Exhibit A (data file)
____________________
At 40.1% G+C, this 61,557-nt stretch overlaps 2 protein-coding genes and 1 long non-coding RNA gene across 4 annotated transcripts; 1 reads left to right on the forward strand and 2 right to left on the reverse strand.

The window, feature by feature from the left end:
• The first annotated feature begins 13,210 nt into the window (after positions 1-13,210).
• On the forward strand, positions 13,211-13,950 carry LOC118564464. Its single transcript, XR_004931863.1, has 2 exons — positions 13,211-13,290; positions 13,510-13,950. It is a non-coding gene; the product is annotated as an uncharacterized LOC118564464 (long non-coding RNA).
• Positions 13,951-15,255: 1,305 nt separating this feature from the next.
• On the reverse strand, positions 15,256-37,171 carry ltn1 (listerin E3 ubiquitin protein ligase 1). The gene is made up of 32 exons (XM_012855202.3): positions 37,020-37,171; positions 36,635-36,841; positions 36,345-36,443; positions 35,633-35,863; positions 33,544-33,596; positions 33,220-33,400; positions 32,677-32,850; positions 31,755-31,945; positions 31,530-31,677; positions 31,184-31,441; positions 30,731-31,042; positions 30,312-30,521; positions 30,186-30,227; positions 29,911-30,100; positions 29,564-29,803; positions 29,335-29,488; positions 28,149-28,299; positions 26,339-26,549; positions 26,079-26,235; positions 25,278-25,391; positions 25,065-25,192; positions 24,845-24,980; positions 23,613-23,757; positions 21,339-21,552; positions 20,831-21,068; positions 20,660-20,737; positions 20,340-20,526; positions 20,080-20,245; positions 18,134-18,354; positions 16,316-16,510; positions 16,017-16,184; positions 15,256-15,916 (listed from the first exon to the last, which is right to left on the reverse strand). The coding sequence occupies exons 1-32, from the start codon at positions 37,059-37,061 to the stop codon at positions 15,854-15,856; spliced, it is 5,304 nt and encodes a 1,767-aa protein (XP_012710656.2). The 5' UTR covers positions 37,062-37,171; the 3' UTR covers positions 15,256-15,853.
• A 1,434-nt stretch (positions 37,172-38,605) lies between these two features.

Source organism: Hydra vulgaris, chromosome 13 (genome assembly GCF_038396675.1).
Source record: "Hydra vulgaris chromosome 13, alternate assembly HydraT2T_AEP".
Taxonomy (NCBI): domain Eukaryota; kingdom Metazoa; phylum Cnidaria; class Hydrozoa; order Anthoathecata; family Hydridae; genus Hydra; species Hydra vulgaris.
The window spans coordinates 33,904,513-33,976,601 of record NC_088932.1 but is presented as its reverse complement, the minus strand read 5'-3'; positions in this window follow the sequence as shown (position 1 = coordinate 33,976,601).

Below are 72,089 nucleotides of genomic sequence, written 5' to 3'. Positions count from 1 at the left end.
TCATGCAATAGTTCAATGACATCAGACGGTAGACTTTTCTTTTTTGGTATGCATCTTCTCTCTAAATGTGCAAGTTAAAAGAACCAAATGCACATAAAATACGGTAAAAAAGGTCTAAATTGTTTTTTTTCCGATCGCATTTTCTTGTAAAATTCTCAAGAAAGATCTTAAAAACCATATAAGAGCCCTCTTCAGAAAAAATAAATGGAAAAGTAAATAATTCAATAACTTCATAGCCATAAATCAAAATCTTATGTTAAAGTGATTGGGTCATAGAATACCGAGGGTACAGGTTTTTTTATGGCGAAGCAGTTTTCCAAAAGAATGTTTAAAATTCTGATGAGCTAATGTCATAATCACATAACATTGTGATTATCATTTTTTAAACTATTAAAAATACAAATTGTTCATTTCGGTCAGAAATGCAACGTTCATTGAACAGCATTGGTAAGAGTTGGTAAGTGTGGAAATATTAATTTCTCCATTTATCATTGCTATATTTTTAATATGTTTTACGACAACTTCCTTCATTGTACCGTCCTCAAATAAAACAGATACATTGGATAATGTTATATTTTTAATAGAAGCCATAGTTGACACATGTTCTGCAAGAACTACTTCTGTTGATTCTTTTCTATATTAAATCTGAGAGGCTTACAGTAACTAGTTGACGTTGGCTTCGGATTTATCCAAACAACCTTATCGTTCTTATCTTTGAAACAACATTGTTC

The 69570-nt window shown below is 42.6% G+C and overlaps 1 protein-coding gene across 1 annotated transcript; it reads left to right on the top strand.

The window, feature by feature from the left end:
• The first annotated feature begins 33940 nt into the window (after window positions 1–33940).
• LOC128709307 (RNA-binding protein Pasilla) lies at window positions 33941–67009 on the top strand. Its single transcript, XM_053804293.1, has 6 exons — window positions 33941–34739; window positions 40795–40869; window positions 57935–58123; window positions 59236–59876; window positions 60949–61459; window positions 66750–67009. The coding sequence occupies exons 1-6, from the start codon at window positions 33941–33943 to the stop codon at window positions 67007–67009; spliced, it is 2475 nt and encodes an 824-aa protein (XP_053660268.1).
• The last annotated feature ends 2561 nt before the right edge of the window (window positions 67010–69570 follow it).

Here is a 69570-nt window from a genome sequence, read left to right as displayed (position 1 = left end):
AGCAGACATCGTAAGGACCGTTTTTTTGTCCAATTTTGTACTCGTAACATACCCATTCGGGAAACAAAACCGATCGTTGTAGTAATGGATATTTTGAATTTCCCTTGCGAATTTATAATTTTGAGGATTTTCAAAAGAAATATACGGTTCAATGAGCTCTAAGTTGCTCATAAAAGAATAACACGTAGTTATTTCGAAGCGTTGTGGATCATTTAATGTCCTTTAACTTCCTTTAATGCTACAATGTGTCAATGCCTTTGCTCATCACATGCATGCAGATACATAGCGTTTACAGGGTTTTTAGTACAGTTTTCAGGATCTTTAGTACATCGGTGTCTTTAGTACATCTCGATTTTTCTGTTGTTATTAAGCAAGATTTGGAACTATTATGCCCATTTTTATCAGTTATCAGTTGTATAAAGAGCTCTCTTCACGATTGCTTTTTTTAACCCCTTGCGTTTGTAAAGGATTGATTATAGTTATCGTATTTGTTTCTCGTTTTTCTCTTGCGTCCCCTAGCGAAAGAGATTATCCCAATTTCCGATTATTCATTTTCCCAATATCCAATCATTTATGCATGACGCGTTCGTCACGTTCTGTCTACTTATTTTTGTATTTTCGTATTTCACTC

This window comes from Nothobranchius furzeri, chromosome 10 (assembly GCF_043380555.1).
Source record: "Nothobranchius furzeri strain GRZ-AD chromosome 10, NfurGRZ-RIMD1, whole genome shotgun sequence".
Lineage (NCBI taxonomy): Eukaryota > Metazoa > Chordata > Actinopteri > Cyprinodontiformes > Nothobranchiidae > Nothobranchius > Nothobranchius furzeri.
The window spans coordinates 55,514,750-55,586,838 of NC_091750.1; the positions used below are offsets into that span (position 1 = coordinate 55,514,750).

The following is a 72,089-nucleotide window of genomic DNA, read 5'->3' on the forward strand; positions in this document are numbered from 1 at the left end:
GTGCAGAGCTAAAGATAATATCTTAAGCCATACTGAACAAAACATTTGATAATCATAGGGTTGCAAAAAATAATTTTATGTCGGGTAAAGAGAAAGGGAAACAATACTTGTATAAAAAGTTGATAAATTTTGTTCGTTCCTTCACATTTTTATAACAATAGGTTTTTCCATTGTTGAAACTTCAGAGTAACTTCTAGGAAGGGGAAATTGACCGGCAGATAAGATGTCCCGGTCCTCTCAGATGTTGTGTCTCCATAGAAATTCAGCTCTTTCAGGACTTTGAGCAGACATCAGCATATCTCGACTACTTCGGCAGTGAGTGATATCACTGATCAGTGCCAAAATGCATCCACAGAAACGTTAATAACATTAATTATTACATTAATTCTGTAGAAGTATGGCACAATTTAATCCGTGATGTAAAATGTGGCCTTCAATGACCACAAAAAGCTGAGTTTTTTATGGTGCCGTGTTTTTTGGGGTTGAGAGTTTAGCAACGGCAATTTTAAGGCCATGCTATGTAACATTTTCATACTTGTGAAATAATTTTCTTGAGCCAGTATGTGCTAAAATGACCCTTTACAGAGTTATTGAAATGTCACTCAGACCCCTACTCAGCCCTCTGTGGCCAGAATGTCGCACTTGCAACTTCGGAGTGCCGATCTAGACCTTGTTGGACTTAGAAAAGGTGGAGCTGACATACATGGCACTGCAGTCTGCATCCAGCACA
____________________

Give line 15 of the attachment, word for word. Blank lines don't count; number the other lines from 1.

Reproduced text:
The window, feature by feature from the left end: